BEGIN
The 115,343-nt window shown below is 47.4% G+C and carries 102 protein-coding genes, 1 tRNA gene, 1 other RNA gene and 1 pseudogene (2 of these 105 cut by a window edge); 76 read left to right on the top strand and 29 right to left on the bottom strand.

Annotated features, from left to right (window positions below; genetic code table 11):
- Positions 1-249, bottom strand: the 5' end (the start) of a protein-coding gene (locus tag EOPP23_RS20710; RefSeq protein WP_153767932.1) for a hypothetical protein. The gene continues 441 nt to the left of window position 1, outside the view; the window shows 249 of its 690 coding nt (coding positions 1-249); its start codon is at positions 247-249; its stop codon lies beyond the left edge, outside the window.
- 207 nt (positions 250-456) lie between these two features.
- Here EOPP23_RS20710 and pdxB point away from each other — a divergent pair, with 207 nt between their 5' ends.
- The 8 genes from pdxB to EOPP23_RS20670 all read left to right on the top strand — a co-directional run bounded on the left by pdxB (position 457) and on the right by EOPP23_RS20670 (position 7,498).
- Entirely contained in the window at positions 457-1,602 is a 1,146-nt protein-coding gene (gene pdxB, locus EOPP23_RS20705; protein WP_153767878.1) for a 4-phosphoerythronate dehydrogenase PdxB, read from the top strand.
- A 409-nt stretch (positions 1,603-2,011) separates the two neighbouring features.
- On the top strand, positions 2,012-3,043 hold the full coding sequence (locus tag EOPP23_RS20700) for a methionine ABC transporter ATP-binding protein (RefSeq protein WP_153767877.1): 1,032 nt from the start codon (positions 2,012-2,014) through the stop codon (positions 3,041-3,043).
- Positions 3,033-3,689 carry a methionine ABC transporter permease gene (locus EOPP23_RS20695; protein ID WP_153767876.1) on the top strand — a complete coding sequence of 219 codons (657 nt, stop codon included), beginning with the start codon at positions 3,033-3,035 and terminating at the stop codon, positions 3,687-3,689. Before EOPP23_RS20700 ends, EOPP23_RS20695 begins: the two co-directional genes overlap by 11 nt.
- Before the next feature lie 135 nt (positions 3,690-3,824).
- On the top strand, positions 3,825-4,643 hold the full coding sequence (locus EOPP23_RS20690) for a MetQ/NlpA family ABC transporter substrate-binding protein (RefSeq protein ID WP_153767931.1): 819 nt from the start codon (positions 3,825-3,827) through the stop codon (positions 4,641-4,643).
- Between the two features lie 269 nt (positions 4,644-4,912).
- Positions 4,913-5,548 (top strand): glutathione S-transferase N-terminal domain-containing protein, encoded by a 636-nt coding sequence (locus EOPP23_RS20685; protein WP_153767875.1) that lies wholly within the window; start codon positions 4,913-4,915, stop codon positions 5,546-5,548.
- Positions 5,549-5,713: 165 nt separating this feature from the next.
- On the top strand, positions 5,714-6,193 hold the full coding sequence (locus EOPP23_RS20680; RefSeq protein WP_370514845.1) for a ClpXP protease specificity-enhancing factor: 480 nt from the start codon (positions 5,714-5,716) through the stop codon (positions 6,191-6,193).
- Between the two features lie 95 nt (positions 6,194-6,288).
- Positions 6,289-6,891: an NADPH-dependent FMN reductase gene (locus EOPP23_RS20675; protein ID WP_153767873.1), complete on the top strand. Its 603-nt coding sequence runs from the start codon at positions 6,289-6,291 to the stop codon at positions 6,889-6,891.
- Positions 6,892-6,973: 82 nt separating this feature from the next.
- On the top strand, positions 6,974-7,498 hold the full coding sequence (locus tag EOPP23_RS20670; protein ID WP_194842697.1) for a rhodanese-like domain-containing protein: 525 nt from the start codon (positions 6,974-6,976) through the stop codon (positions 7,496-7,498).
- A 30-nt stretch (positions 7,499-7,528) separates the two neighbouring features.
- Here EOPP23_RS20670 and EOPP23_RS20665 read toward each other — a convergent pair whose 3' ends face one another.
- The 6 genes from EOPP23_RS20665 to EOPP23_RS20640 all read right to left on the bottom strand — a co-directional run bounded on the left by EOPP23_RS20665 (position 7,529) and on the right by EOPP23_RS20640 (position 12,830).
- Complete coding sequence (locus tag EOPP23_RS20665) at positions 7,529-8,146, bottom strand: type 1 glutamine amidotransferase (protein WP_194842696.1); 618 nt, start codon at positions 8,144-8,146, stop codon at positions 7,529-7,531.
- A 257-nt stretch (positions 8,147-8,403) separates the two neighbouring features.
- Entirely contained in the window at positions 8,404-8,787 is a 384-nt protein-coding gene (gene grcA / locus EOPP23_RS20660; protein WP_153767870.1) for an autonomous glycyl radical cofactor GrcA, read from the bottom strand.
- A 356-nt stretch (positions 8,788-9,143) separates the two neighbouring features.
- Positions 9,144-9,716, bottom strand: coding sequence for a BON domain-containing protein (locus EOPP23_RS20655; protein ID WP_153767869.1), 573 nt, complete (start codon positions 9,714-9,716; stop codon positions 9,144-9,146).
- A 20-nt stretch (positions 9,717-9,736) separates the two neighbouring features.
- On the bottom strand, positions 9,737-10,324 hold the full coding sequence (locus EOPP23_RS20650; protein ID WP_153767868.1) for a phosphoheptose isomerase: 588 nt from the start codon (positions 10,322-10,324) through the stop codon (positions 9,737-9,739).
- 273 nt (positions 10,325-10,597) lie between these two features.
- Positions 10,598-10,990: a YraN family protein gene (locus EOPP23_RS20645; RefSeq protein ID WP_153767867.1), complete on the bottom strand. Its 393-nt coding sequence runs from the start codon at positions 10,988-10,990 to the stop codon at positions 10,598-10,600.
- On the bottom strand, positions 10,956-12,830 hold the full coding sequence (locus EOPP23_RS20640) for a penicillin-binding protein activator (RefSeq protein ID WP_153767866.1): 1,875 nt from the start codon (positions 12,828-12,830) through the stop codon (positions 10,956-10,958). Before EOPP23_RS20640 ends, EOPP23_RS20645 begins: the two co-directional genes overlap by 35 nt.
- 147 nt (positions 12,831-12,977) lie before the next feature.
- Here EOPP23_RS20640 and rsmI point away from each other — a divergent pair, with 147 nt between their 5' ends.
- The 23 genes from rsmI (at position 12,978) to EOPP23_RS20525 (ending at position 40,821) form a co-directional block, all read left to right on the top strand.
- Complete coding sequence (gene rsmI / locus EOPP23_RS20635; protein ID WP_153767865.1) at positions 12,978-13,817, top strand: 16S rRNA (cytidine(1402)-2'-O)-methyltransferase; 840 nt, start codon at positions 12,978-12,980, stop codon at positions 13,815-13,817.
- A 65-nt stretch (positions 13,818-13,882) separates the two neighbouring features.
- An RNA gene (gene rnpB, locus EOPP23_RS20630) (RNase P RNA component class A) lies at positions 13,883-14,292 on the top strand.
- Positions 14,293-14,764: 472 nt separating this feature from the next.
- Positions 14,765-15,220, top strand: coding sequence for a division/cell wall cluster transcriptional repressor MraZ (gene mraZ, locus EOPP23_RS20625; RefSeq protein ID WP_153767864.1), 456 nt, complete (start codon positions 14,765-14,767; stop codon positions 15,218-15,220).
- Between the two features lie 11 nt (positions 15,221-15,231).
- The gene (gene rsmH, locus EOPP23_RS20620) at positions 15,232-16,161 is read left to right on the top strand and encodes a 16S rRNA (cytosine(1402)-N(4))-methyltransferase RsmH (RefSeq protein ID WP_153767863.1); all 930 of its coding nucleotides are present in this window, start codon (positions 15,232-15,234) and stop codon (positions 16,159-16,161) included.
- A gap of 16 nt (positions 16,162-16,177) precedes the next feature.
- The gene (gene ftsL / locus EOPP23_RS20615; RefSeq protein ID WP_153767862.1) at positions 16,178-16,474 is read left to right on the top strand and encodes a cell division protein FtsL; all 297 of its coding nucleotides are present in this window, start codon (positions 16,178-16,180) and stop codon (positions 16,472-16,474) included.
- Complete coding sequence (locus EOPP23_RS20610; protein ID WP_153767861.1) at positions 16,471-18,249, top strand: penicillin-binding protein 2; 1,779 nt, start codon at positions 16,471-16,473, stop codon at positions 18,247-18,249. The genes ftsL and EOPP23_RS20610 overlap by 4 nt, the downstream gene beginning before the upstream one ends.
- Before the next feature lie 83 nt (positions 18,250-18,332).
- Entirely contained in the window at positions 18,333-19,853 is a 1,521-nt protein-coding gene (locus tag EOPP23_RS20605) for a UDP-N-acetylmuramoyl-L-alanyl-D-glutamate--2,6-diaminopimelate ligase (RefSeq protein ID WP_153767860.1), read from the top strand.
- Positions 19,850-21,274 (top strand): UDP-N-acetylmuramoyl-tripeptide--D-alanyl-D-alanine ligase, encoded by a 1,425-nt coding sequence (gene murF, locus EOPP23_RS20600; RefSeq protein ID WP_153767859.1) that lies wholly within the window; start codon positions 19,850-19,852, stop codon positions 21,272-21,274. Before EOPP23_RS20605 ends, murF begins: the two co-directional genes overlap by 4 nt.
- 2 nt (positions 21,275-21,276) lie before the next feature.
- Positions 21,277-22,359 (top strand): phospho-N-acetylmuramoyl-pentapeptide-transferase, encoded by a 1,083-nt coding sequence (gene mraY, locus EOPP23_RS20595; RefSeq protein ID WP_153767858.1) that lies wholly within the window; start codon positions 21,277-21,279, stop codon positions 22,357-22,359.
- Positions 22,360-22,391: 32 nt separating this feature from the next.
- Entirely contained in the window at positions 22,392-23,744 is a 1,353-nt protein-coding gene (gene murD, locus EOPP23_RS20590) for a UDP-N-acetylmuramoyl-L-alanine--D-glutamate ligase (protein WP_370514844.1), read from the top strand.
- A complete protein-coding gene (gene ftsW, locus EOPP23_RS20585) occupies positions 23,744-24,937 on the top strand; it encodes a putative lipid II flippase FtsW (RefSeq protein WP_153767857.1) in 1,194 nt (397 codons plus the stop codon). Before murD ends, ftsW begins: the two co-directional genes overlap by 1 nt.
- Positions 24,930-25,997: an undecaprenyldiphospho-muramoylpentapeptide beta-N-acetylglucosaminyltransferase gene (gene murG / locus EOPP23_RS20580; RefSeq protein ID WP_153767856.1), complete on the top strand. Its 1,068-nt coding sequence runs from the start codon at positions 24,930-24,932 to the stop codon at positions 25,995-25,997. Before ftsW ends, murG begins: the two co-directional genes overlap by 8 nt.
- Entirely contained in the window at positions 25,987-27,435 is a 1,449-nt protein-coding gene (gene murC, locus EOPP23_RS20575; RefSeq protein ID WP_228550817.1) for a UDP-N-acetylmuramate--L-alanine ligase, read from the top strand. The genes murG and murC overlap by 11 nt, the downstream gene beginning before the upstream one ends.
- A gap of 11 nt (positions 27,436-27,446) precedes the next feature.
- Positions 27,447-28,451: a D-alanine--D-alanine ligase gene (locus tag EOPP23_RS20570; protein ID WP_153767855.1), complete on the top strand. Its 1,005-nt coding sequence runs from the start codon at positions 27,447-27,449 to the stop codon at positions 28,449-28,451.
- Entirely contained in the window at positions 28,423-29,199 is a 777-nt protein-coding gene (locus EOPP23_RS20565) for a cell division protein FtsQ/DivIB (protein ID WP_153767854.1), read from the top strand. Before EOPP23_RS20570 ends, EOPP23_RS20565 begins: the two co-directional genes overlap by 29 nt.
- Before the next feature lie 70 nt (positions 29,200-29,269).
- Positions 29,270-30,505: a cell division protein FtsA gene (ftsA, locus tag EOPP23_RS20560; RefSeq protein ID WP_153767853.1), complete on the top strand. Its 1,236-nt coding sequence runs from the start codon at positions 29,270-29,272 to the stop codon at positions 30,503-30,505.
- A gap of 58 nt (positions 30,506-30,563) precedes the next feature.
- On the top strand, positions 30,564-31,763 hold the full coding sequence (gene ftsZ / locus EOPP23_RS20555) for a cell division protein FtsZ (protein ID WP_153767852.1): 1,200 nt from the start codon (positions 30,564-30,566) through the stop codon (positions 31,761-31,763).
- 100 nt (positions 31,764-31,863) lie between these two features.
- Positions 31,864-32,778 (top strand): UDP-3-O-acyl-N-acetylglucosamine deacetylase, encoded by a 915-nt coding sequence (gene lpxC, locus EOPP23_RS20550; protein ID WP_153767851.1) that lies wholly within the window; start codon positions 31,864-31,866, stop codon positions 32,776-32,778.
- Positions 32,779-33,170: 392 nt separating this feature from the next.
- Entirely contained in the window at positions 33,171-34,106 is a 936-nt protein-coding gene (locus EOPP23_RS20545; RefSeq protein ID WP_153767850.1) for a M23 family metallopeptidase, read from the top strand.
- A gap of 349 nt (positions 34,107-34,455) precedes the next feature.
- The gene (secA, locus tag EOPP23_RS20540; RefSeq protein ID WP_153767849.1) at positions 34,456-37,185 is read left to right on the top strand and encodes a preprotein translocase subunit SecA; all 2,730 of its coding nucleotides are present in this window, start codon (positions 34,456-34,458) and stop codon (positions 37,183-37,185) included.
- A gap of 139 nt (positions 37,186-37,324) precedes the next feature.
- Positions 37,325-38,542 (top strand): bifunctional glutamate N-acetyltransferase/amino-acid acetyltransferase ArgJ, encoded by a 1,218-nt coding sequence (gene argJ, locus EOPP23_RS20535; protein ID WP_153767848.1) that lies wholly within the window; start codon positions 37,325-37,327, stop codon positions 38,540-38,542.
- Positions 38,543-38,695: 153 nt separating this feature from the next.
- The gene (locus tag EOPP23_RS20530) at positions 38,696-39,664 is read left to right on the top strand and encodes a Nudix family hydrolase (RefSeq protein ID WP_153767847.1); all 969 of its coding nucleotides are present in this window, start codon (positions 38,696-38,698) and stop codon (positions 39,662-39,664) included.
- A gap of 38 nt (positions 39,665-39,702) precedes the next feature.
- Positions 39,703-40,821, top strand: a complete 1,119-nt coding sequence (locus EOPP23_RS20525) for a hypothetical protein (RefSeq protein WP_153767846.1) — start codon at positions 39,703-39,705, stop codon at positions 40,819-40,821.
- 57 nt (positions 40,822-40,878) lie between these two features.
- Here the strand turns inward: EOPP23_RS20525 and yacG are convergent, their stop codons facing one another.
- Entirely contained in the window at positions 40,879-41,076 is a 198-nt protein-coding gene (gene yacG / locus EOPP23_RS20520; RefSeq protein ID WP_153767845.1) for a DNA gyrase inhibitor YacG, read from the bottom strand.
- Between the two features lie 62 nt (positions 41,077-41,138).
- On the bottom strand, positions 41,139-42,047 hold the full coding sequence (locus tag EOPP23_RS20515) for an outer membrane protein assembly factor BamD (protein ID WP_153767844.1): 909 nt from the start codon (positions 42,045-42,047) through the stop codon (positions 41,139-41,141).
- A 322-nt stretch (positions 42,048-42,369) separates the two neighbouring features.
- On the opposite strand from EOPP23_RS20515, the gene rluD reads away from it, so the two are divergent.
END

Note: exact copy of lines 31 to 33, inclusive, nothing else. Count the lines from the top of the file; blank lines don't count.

- 273 nt (positions 10,325-10,597) lie between these two features.
- Positions 10,598-10,990: a YraN family protein gene (locus EOPP23_RS20645; RefSeq protein ID WP_153767867.1), complete on the bottom strand. Its 393-nt coding sequence runs from the start codon at positions 10,988-10,990 to the stop codon at positions 10,598-10,600.
- On the bottom strand, positions 10,956-12,830 hold the full coding sequence (locus EOPP23_RS20640) for a penicillin-binding protein activator (RefSeq protein ID WP_153767866.1): 1,875 nt from the start codon (positions 12,828-12,830) through the stop codon (positions 10,956-10,958). Before EOPP23_RS20640 ends, EOPP23_RS20645 begins: the two co-directional genes overlap by 35 nt.